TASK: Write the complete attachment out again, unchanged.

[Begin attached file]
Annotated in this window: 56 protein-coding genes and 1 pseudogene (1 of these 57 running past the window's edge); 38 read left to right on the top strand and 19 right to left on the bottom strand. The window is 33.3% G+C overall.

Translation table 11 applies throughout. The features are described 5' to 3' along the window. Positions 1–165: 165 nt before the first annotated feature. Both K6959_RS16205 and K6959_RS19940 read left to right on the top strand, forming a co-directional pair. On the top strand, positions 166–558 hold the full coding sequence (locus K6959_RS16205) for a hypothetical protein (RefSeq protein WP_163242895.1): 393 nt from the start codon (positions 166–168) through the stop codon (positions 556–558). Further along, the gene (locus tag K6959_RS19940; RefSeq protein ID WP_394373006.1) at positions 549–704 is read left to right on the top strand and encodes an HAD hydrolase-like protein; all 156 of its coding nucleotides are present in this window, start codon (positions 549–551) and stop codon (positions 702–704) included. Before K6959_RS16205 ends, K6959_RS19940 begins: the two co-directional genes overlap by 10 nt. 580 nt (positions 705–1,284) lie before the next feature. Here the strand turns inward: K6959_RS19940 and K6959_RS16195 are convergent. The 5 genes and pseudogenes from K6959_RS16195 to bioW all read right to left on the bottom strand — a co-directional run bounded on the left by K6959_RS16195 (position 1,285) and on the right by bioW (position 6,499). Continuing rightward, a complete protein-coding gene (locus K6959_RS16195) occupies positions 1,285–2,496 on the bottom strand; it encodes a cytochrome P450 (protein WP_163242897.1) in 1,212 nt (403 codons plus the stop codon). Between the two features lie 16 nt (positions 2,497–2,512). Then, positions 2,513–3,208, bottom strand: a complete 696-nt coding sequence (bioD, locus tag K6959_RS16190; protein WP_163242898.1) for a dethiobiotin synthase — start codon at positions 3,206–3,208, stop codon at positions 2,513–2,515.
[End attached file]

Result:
Annotated in this window: 56 protein-coding genes and 1 pseudogene (1 of these 57 running past the window's edge); 38 read left to right on the top strand and 19 right to left on the bottom strand. The window is 33.3% G+C overall.

Translation table 11 applies throughout. The features are described 5' to 3' along the window. Positions 1–165: 165 nt before the first annotated feature. Both K6959_RS16205 and K6959_RS19940 read left to right on the top strand, forming a co-directional pair. On the top strand, positions 166–558 hold the full coding sequence (locus K6959_RS16205) for a hypothetical protein (RefSeq protein WP_163242895.1): 393 nt from the start codon (positions 166–168) through the stop codon (positions 556–558). Further along, the gene (locus tag K6959_RS19940; RefSeq protein ID WP_394373006.1) at positions 549–704 is read left to right on the top strand and encodes an HAD hydrolase-like protein; all 156 of its coding nucleotides are present in this window, start codon (positions 549–551) and stop codon (positions 702–704) included. Before K6959_RS16205 ends, K6959_RS19940 begins: the two co-directional genes overlap by 10 nt. 580 nt (positions 705–1,284) lie before the next feature. Here the strand turns inward: K6959_RS19940 and K6959_RS16195 are convergent. The 5 genes and pseudogenes from K6959_RS16195 to bioW all read right to left on the bottom strand — a co-directional run bounded on the left by K6959_RS16195 (position 1,285) and on the right by bioW (position 6,499). Continuing rightward, a complete protein-coding gene (locus K6959_RS16195) occupies positions 1,285–2,496 on the bottom strand; it encodes a cytochrome P450 (protein WP_163242897.1) in 1,212 nt (403 codons plus the stop codon). Between the two features lie 16 nt (positions 2,497–2,512). Then, positions 2,513–3,208, bottom strand: a complete 696-nt coding sequence (bioD, locus tag K6959_RS16190; protein WP_163242898.1) for a dethiobiotin synthase — start codon at positions 3,206–3,208, stop codon at positions 2,513–2,515.